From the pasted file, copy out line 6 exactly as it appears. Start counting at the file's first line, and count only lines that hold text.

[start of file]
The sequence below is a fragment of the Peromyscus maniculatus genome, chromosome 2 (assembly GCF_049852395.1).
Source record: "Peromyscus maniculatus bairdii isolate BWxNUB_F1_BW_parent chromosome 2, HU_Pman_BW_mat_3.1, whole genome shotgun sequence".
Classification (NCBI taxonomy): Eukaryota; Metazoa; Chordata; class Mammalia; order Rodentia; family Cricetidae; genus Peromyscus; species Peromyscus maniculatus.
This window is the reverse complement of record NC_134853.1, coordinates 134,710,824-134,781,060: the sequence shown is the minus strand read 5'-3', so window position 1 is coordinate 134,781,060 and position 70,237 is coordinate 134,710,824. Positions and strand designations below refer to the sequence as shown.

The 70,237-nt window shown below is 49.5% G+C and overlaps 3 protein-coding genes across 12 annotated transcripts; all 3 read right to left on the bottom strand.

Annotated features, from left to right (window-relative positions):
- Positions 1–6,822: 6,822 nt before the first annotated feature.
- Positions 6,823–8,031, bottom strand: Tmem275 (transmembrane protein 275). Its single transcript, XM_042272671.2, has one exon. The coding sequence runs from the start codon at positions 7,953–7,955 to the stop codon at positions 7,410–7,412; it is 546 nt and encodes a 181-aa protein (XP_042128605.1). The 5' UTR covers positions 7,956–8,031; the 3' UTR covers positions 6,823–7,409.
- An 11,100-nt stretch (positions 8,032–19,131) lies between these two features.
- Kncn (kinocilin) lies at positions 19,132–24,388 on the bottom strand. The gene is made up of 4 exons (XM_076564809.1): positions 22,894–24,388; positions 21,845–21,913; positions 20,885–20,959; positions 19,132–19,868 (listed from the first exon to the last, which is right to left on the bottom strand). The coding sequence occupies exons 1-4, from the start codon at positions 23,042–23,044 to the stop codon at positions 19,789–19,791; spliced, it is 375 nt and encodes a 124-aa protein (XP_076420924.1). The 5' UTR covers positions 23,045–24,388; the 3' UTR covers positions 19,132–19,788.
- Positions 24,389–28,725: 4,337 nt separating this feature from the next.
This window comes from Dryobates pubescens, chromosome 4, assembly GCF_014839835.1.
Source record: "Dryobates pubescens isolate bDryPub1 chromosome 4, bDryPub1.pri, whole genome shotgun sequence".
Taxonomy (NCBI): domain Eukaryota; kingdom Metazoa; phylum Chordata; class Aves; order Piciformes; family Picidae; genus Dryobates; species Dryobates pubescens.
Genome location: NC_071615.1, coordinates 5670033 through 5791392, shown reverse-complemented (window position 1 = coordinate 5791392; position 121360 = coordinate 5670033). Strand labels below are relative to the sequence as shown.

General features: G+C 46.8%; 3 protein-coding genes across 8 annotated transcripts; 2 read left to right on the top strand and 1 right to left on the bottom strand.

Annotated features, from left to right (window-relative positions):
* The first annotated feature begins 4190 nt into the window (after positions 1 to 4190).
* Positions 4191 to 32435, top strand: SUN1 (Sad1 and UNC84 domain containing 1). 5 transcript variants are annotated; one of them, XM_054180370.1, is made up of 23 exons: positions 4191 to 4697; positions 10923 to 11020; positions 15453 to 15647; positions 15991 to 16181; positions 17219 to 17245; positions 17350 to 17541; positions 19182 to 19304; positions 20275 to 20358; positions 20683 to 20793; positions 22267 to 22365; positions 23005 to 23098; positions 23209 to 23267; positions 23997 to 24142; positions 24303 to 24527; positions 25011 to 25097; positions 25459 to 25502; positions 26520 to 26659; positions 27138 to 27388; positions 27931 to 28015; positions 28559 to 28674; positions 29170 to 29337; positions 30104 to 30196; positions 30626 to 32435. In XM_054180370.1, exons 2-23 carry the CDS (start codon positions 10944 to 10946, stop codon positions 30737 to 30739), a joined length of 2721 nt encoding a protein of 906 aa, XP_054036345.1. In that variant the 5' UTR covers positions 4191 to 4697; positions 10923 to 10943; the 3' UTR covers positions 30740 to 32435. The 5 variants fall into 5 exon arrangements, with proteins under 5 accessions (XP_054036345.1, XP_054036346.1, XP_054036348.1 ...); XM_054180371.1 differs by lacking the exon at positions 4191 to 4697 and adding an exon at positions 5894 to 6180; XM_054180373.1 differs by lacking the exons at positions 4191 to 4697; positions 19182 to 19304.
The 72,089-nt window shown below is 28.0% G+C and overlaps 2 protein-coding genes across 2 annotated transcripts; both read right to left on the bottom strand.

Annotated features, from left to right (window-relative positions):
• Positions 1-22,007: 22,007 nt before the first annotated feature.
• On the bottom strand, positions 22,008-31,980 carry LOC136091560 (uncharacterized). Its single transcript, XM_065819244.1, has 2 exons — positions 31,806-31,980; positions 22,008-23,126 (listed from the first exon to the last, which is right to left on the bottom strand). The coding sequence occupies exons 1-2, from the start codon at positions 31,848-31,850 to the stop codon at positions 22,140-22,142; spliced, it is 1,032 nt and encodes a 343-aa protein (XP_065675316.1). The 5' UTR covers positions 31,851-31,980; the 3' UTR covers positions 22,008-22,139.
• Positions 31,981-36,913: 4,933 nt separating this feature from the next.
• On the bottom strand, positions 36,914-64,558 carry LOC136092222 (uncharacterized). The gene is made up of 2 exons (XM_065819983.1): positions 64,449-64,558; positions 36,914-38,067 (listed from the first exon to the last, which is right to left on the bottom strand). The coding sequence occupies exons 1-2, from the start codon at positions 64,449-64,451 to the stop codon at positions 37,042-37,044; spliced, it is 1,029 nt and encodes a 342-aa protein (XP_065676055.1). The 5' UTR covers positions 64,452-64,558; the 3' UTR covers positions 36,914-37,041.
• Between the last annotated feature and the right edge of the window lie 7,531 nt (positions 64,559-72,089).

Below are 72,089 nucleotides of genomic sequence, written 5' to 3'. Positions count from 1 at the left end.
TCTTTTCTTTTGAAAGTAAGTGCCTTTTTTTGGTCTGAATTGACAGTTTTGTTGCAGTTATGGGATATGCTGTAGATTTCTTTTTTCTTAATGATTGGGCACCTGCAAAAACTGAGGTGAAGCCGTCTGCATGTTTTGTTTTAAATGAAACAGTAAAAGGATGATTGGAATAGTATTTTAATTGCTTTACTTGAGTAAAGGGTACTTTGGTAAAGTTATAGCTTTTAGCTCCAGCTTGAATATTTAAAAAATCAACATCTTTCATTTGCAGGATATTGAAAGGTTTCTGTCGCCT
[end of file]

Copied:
Annotated features, from left to right (window-relative positions):